In a Dec. 14 letter, forty-four lawmakers, including Montana Sen. Steve Daines and Rep. Greg Gianforte said the recent court decision “has brought real and immediate consequences, halting critical preconstruction activities and invalidating the analysis that underlies the approval issued by your administration.”

“This comes despite extensive review by the previous Administration saying the pipeline will have minimal environmental impact and generate significant economic benefits,” the letter states.

“While we believe that it is important to conduct appropriate environmental reviews, we also believe that further review will not contribute to the existing body of science that already supports pipeline construction and instead will have a significant impact in our rural communities.”

Lawmakers go on to note that the $8 billion project will create an estimated 6,600 new jobs and amount to a nearly a $4 billion capital investment in 2019 alone. According to the letter, the November court decision halting pre-construction activities has already resulted in a loss of at least 700 jobs.

“We respectfully urge you to take every practicable step to get this project over the finish line and workers back on the construction sites.”

GAIN Coalition spokesman Craig Stevens echoed the concerns outlined by lawmakers, while also emphasizing the importance of the project. “Continued study of the matter places an unnecessary burden on limited government resources, while intensifying concerns about the regulatory uncertainty provided to vital infrastructure projects,” Stevens said.

“The Keystone XL pipeline represents an important investment in both the U.S. and Canadian economies and should be built without further delay.”

Op-ed: “The American energy strategic advantage”

The Washington Times recently published an opinion piece by GAIN strategic adviser James “Spider” Marks underlining the importance of American energy and its critical role in the global market. Marks contends that the oil and gas industry is vital to our economy and way of life, supporting more than 10 million American jobs and is responsible for heating our homes, fueling our vehicles, and providing reliable electricity. However, Marks argues the benefits of a strong American energy industry extend beyond its borders. The op-ed writes:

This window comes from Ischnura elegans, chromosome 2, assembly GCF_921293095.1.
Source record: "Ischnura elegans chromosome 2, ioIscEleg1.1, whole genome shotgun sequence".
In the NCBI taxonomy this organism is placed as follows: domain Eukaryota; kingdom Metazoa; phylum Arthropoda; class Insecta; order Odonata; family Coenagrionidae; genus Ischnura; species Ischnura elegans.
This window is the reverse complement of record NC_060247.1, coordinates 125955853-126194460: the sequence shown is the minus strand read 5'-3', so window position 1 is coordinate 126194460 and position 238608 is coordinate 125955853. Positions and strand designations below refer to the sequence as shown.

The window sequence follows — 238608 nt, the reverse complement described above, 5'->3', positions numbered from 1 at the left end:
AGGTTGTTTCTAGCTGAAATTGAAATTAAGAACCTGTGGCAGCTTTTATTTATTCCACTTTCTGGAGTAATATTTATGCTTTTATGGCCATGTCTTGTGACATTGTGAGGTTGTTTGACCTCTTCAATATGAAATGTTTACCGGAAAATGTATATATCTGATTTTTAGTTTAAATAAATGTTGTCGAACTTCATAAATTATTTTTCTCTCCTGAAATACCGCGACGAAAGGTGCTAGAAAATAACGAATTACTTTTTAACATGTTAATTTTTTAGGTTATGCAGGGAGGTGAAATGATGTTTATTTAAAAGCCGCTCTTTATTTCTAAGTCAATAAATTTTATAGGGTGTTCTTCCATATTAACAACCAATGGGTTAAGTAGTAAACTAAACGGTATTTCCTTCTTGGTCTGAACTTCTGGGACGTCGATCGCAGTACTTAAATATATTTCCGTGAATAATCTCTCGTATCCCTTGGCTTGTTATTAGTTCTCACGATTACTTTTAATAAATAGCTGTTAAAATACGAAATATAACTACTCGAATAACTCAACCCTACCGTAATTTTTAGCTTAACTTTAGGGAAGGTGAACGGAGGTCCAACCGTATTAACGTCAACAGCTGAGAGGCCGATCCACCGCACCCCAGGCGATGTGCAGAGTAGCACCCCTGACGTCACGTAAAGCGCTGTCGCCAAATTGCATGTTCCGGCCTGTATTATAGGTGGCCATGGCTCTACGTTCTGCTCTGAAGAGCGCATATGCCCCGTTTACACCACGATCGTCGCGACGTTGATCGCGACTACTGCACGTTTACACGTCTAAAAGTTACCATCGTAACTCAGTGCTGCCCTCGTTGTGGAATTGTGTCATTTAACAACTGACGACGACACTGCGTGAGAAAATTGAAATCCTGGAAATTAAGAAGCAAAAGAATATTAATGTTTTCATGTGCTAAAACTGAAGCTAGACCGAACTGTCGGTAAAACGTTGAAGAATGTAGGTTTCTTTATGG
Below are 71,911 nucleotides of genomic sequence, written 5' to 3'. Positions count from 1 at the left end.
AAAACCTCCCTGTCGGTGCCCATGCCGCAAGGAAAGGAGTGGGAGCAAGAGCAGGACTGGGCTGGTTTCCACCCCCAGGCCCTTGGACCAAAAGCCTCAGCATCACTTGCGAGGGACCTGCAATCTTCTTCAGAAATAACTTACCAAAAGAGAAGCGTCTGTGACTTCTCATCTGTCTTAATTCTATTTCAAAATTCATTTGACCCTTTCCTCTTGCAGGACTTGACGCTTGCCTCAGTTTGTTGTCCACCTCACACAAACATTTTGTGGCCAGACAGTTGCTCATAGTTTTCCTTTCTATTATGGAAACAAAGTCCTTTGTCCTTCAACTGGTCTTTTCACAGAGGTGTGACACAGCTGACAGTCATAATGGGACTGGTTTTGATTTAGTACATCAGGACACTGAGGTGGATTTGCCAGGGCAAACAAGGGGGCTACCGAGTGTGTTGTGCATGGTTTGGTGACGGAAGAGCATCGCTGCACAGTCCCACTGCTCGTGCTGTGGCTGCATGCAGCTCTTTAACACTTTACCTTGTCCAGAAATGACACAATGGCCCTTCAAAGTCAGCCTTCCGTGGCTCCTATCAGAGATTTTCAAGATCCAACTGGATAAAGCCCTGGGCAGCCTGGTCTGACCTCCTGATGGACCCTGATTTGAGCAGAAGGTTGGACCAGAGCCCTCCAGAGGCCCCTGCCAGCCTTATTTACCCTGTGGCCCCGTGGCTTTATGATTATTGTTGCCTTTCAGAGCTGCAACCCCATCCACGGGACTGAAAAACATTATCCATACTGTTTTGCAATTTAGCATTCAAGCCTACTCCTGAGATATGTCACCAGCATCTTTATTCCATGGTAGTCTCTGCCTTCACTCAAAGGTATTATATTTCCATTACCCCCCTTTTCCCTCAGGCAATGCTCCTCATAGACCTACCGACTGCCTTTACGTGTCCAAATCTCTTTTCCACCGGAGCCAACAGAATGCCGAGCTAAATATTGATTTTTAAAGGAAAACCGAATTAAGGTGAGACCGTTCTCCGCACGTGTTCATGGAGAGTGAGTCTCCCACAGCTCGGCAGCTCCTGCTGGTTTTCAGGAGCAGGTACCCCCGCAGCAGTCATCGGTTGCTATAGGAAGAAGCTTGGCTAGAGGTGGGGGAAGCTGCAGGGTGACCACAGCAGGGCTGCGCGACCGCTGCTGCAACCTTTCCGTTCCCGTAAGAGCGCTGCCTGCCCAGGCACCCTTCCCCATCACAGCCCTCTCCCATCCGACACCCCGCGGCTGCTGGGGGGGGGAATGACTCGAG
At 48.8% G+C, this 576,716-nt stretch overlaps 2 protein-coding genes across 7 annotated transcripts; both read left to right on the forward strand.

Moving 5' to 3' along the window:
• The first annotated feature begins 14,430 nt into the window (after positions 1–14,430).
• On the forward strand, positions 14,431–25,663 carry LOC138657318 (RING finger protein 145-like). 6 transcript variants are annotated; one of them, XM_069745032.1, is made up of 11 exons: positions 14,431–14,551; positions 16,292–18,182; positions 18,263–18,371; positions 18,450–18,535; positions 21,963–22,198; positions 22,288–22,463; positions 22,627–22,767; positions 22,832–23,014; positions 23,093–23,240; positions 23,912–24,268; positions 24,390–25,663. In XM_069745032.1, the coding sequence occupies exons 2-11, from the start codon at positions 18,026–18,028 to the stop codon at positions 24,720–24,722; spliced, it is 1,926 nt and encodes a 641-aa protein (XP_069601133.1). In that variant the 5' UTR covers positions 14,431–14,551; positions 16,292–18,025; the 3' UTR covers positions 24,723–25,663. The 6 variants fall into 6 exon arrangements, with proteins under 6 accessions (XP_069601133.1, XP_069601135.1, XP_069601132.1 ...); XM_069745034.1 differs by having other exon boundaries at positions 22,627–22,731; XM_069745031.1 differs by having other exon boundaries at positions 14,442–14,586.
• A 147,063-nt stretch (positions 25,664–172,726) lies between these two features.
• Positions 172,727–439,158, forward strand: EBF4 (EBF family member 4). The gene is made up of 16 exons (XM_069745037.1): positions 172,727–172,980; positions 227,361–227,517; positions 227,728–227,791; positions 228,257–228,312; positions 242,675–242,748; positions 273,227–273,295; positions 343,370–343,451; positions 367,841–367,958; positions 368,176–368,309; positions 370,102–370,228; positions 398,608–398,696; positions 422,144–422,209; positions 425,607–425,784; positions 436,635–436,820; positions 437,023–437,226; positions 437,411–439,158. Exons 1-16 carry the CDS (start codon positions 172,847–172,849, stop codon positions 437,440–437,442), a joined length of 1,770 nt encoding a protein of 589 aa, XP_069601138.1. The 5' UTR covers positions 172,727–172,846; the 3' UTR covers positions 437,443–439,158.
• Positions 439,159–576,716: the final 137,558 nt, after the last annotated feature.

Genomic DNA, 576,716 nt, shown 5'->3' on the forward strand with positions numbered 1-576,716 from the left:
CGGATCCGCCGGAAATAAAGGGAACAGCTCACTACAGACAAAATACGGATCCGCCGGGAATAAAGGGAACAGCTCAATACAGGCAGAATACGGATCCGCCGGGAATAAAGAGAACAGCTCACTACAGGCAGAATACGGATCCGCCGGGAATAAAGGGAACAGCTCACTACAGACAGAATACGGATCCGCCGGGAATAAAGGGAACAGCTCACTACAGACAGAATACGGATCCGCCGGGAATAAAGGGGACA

American energy exports can provide stability to the international energy market and foster more prosperous relationships between the United States and countries seeking reliable energy, while bolstering American foreign policy objectives in the process. Look what’s happening today in Ukraine. Russia seized Ukrainian ships and crew members. Crimea is already lost to Russian criminality. What’s next? Fundamentally, this is all about European Union access to Russian oil and gas. The United States must be a viable alternative.

The United States has encouraged European countries to limit their reliance on Russian energy, offering more stable American LNG alternatives instead. European leaders appear to be interested and receptive to U.S. energy, and willing to support building new LNG import terminals to accommodate shipments. Germany has already offered support to build in a terminal in the northern part of the country, with others likely to follow suit.

But in order to fully meet our potential when it comes to stabilizing the global energy market and assisting our allies, we must complete pipeline projects that are currently underway and encourage future investment in our critical energy infrastructure. Marks points out that modern pipelines are the “safest, most efficient method of transporting product, from extraction until it reaches consumer markets.” Despite this, projects across the country, from Keystone XL, to Bayou Bridge, to Mountain Valley, continue to face unwarranted scrutiny from opposition, regulatory uncertainty, and a number of legal hurdles. As Marks concludes:

In order to best utilize our fossil fuels, meet our energy needs and provide reliable fuels for our allies around the world, we must prioritize the safe completion of pipeline projects currently underway and welcome future investment. While thorough evaluations and careful analysis are critical steps of the process, permits must be streamlined and regulations clear and consistent. It is time for U.S. officials to put aside partisan politics, focus on the facts and understand the significant need for infrastructure development.

Op-ed – “Gas prices reach new 2018 low, but some states won’t reap the benefits”

The Daily Caller recently published an opinion piece by GAIN spokesman Craig Stevens highlighting record-low gas prices for 2018. Stevens suggests that the cost of fuel is one of the “most recognizable and reliable economic indicators” here in the US, affecting millions of Americans each day. The op-ed emphasizes the benefits of affordable gas, noting that the average US family spends about five percent of its annual income on fuel, about $2,400 for last year. With cheaper gas prices, the money that families save can instead go towards a variety of other household commodities.